Searching for significance
Where and how do we find meaning in life as Christians? It may well happen when we give our lives up for another.
If a wildly successful professional forsakes the opportunity to achieve success and fame and chooses to put his or her children first instead; if a powerful executive insists on treating others kindly in a cruel dog-eat-dog environment because of his or her faith; if a professor invests more time with his or her students rather than producing research results; if a gifted preacher sets aside pulpit ministry to take care of an ailing spouse…. Their having achieved “nothing” in life is not due to a lack of ability, but because they have decided to relinquish their personal dreams and goals for the sake of another human being.
When we choose to live selflessly, we serve the physical and spiritual needs of those around us, rather than striving for worldly standards of success. This is the kind of life Jesus led, which is what Philippians 2:3–5 encourages us toward: “Do nothing out of selfish ambition or vain conceit. Rather, in humility value others above yourselves, not looking to your own interests but each of you to the interests of the others. In your relationships with one another, have the same mindset as Christ Jesus.”
In a world where success is worshiped, being unsuccessful is often equated with being weak. However, walking the path of achieving “nothing” can be a powerful and meaningful choice.
In the movie, Evelyn becomes a “savior” precisely because she has accomplished nothing. As a daughter, wife, and mother, she is pulled in various directions by the different values and roles she occupies. In the end, she chooses to be her most ordinary self—an immigrant mother living in America who runs a laundromat—even if it means giving up on glitzier dreams and desires.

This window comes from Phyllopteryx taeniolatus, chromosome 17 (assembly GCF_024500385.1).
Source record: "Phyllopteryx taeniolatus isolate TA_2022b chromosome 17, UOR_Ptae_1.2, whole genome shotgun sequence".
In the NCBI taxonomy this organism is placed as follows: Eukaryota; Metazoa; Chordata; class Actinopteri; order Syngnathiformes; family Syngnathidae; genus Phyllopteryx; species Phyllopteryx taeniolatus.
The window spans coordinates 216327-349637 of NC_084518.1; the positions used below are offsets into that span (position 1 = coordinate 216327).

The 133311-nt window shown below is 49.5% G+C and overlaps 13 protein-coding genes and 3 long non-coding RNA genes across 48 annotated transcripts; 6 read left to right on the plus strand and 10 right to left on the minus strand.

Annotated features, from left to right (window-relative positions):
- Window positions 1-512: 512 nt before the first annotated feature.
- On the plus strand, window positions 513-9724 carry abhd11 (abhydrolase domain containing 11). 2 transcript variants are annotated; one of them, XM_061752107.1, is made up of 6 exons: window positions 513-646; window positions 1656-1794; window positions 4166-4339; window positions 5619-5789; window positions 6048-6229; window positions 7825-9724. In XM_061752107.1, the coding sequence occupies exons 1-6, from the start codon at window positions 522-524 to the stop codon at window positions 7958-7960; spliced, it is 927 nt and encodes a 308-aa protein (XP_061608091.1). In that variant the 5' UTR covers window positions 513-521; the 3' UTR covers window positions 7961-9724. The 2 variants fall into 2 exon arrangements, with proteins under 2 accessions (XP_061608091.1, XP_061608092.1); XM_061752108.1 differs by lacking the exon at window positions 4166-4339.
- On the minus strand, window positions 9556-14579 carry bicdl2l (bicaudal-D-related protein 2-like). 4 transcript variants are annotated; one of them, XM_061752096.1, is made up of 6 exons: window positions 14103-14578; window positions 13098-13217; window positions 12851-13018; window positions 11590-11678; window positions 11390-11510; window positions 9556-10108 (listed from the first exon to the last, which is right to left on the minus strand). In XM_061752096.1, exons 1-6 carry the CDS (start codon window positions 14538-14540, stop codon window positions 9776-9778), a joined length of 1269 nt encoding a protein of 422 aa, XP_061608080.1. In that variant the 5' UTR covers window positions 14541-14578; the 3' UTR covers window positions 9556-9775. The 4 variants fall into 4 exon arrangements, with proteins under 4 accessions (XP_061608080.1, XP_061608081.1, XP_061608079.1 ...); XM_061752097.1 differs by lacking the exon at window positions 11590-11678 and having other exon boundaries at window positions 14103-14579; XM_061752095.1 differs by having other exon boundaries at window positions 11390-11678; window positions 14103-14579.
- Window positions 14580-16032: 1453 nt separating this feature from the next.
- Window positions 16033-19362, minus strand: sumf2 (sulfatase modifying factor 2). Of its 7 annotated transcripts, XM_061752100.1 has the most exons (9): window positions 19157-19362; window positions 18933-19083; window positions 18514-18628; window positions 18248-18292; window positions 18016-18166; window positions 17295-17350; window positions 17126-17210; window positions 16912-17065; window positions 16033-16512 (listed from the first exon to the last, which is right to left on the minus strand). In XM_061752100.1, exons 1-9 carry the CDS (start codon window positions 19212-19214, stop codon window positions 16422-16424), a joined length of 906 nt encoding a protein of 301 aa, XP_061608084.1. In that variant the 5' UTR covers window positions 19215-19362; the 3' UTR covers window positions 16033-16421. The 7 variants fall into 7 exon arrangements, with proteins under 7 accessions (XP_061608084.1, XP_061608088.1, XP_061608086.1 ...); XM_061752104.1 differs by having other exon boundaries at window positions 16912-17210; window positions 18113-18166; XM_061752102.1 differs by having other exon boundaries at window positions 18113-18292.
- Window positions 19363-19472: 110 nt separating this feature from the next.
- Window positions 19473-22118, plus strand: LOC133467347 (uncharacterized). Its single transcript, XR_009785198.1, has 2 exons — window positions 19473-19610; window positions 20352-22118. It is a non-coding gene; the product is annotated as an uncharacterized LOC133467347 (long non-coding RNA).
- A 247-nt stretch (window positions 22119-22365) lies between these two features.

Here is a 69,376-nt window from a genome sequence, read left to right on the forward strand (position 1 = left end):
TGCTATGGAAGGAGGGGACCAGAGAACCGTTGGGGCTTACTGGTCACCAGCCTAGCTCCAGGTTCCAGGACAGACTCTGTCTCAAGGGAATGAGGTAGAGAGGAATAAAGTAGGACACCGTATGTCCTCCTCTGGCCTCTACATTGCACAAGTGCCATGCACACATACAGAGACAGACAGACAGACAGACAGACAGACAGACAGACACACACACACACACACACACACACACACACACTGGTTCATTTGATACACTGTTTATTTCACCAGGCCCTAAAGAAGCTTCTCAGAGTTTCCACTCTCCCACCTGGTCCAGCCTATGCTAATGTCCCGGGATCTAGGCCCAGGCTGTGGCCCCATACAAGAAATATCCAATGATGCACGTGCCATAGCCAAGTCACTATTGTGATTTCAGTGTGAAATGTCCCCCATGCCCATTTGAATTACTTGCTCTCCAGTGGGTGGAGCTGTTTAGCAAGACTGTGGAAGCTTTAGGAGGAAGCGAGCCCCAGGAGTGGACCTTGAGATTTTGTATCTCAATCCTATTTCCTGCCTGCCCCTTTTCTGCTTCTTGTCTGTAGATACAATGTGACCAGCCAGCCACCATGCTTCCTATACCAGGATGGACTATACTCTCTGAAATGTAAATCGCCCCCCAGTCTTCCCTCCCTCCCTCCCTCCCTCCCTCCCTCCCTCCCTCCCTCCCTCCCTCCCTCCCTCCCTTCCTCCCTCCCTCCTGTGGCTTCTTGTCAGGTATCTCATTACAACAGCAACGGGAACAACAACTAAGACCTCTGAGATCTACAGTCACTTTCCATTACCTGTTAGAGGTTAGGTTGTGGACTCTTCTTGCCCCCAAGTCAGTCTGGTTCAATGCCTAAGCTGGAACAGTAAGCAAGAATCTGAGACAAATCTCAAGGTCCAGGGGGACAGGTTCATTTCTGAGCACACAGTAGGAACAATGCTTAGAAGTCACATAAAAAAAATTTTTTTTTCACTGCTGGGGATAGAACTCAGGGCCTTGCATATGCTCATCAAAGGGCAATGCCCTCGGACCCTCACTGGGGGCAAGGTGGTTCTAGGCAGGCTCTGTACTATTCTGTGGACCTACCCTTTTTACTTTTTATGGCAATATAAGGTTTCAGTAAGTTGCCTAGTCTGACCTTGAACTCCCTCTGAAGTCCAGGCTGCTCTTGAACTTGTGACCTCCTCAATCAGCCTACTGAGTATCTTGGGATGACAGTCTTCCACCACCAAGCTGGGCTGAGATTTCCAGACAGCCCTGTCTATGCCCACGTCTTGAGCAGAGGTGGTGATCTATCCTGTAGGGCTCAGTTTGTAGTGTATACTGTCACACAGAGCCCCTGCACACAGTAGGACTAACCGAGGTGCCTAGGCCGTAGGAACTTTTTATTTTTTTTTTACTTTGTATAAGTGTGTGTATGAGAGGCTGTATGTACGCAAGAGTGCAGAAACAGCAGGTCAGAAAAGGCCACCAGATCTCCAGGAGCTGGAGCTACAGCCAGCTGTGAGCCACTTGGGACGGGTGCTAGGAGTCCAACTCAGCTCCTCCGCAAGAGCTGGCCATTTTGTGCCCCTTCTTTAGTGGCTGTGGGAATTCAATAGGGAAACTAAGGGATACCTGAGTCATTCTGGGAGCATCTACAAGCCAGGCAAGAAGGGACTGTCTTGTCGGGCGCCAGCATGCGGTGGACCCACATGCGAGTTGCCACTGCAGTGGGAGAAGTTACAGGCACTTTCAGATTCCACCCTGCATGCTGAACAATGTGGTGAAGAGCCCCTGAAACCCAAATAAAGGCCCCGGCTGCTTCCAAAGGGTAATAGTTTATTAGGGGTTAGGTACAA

In parenting, there are many similar ideals that we may have to give up, even if others do not fully understand or appreciate these decisions.
When I chose to forgo my career after graduation due to family considerations, my father was very puzzled and felt that I had achieved nothing. When I chose to educate my three children at home, I was asked why I did not try to influence more people in the workplace and why I did not “fulfill my personal worth” in my profession and instead chose to spend my time, experience, and talents with my children day in and day out.
In The Selfless Way of Christ: Downward Mobility & the Spiritual Life, Henri Nouwen points out that our contemporary lives revolve around heightened competition and pressure. Whether intentionally or not, the world pushes us to move upwards and become “victors” in this cruel competition called life.
Nouwen, however, believes that true growth should not be driven by such “upward mobility.” Rather, authentic growth arises from serving others through Christ’s love, and the purpose of life is not to uplift oneself but to become a blessing.